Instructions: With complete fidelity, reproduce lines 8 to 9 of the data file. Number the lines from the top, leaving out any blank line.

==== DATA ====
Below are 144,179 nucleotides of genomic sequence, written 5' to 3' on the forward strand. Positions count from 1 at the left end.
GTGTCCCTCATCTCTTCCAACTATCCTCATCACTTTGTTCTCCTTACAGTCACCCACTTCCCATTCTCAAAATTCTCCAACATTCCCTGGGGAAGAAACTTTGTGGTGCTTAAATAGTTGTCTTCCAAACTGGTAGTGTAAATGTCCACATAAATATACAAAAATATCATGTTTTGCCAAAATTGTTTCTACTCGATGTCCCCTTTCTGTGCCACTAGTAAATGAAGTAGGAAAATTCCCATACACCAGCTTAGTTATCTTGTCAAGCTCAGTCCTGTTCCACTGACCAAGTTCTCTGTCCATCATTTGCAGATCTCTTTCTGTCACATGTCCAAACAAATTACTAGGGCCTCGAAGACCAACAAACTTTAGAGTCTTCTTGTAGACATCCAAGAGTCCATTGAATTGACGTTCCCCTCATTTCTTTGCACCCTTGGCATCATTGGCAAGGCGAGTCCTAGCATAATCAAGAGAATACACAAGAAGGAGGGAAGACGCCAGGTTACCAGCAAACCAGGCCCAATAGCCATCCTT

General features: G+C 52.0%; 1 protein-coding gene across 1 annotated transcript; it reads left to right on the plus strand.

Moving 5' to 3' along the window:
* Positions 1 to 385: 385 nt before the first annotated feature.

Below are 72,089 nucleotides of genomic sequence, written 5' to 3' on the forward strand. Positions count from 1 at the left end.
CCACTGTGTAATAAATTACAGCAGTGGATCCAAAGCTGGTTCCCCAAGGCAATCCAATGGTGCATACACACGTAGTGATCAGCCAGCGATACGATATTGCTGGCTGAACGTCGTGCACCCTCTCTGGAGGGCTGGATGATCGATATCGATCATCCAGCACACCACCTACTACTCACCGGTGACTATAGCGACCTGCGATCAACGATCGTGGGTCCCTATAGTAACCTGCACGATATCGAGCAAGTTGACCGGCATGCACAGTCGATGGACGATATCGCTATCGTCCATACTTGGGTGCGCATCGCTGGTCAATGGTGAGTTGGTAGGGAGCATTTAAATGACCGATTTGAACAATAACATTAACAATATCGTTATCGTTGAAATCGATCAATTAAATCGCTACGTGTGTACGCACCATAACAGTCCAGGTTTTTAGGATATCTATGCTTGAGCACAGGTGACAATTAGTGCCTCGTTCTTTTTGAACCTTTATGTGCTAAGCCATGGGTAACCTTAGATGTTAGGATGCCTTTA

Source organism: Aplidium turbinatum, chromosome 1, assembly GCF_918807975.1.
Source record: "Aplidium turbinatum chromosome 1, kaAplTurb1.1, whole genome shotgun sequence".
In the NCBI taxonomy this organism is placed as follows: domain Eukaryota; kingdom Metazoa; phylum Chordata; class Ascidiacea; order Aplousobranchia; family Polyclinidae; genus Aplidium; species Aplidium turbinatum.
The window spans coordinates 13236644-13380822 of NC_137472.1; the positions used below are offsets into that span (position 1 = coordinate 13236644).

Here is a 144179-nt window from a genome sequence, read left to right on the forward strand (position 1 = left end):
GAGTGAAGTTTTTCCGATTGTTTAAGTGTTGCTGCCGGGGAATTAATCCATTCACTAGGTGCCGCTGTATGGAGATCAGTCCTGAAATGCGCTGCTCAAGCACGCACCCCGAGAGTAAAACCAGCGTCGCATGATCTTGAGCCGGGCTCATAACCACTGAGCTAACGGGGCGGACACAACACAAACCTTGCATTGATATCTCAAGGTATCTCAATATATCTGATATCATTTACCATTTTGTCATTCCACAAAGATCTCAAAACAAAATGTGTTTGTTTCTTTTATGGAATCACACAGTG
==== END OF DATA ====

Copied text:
Source organism: Aplidium turbinatum, chromosome 1, assembly GCF_918807975.1.
Source record: "Aplidium turbinatum chromosome 1, kaAplTurb1.1, whole genome shotgun sequence".